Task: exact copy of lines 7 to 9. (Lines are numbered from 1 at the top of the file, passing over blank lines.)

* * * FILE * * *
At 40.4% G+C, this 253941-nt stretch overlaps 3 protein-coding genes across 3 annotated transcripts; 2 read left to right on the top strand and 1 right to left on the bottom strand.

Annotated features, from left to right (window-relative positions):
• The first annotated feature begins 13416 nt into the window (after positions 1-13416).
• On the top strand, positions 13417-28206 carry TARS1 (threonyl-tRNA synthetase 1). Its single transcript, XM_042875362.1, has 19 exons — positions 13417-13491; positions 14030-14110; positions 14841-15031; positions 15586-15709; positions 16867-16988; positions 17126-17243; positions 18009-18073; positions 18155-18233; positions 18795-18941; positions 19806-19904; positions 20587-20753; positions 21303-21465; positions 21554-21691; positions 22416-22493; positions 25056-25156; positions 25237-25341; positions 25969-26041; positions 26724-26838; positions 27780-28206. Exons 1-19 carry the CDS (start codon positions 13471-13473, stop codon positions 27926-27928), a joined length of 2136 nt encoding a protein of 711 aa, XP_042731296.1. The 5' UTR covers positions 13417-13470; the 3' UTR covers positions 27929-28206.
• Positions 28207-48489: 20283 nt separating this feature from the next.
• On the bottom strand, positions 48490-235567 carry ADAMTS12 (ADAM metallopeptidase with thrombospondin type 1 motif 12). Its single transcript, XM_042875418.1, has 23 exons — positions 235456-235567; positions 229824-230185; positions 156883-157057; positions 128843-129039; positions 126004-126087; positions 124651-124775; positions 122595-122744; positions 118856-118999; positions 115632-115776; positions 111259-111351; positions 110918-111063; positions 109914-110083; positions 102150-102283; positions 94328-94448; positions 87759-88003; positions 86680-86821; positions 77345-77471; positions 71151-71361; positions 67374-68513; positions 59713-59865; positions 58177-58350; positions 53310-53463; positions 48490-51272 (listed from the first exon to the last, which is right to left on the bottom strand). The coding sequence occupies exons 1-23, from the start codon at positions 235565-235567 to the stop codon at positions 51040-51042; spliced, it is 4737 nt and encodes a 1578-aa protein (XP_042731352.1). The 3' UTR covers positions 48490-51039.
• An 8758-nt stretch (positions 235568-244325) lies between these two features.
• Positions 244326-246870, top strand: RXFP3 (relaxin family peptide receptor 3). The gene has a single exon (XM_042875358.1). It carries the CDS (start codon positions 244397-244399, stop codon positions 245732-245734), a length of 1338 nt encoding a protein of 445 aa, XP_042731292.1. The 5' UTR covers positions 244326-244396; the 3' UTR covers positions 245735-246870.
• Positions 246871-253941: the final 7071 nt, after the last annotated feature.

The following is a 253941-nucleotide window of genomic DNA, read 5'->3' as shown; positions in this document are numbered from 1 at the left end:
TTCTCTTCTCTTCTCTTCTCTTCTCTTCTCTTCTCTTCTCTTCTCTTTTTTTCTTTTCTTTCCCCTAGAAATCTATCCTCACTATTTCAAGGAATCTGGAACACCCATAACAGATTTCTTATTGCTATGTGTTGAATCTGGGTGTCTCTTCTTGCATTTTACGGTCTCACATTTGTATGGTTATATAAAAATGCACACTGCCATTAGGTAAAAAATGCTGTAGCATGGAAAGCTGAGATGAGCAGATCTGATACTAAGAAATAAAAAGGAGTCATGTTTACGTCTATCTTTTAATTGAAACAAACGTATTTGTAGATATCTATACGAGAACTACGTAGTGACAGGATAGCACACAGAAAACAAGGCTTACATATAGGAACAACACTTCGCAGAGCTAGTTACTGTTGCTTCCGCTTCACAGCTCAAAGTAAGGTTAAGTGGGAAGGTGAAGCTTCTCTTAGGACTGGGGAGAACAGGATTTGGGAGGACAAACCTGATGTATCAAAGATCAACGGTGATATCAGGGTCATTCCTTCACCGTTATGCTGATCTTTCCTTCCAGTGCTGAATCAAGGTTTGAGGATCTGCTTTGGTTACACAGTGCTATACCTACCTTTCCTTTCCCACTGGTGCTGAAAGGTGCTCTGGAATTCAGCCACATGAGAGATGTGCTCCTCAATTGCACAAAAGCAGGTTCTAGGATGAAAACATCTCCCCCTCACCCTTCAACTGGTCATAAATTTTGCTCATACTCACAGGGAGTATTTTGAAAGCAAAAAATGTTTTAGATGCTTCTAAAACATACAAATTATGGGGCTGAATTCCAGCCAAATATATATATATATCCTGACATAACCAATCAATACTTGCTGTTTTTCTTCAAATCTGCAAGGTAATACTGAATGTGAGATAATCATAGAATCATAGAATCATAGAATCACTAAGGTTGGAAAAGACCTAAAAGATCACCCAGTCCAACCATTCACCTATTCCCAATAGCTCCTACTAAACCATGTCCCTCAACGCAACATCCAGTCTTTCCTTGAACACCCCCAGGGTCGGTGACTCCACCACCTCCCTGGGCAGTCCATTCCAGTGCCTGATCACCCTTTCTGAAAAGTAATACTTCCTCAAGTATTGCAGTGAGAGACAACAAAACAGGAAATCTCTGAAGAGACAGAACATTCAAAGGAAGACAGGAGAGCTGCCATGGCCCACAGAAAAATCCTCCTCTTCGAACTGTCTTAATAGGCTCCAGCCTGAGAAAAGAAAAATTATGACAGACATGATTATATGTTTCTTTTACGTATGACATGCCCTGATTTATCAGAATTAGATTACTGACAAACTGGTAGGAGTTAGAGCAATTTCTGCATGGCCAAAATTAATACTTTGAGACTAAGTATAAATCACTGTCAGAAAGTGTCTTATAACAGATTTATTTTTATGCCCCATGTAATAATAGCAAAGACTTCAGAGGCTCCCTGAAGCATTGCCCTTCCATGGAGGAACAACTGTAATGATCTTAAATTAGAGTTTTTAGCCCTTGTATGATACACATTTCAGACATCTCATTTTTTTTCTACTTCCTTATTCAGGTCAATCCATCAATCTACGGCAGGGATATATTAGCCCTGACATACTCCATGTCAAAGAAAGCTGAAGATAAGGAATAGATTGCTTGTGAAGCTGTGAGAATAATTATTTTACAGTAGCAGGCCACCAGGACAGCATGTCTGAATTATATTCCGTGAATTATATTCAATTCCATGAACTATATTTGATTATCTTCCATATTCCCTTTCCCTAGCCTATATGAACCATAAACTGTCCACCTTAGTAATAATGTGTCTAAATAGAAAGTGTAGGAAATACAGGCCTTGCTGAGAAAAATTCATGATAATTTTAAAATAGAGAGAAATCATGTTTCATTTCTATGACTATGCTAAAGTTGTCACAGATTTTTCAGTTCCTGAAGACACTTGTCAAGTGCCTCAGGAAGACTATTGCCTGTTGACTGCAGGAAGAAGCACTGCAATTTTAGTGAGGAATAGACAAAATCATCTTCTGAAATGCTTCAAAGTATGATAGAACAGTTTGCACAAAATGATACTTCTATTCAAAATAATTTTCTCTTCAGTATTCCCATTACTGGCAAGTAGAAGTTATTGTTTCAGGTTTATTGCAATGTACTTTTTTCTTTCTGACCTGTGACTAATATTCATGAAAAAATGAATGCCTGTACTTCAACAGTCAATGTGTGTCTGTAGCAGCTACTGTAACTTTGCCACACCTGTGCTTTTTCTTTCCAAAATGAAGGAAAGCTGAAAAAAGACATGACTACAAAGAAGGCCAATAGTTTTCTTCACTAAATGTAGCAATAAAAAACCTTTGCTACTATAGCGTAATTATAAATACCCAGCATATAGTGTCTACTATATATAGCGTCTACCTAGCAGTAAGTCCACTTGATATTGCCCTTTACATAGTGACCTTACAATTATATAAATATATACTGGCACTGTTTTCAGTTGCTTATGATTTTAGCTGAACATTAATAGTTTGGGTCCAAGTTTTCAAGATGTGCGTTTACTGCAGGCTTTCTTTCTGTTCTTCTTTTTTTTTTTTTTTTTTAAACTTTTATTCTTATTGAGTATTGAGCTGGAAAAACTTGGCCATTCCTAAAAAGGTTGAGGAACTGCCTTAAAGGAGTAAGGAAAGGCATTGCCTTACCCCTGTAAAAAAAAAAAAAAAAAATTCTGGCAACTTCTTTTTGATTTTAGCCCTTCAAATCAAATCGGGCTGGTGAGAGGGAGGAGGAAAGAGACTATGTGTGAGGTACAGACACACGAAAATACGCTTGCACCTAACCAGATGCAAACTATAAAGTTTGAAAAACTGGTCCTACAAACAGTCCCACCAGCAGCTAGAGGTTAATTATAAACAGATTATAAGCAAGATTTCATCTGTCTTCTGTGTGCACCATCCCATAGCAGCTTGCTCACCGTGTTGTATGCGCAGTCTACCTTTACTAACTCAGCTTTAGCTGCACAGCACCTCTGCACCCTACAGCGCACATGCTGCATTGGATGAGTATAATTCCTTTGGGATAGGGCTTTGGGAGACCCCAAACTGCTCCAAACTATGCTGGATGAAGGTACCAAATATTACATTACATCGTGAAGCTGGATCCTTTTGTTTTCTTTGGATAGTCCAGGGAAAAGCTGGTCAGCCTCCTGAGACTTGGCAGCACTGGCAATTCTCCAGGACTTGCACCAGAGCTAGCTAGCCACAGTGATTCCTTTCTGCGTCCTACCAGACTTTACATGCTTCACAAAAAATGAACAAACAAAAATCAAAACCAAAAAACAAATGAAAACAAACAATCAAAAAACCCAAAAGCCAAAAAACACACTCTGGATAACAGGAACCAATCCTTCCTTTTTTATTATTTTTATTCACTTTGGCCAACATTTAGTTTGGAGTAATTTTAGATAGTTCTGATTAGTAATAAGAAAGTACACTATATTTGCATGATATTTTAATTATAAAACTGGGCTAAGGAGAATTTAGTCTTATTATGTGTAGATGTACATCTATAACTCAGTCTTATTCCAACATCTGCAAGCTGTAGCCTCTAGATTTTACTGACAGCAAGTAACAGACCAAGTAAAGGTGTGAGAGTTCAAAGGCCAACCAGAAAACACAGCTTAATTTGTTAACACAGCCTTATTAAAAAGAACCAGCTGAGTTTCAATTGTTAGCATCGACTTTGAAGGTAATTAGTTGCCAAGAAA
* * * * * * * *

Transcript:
• An 8758-nt stretch (positions 235568-244325) lies between these two features.
• Positions 244326-246870, top strand: RXFP3 (relaxin family peptide receptor 3). The gene has a single exon (XM_042875358.1). It carries the CDS (start codon positions 244397-244399, stop codon positions 245732-245734), a length of 1338 nt encoding a protein of 445 aa, XP_042731292.1. The 5' UTR covers positions 244326-244396; the 3' UTR covers positions 245735-246870.
• Positions 246871-253941: the final 7071 nt, after the last annotated feature.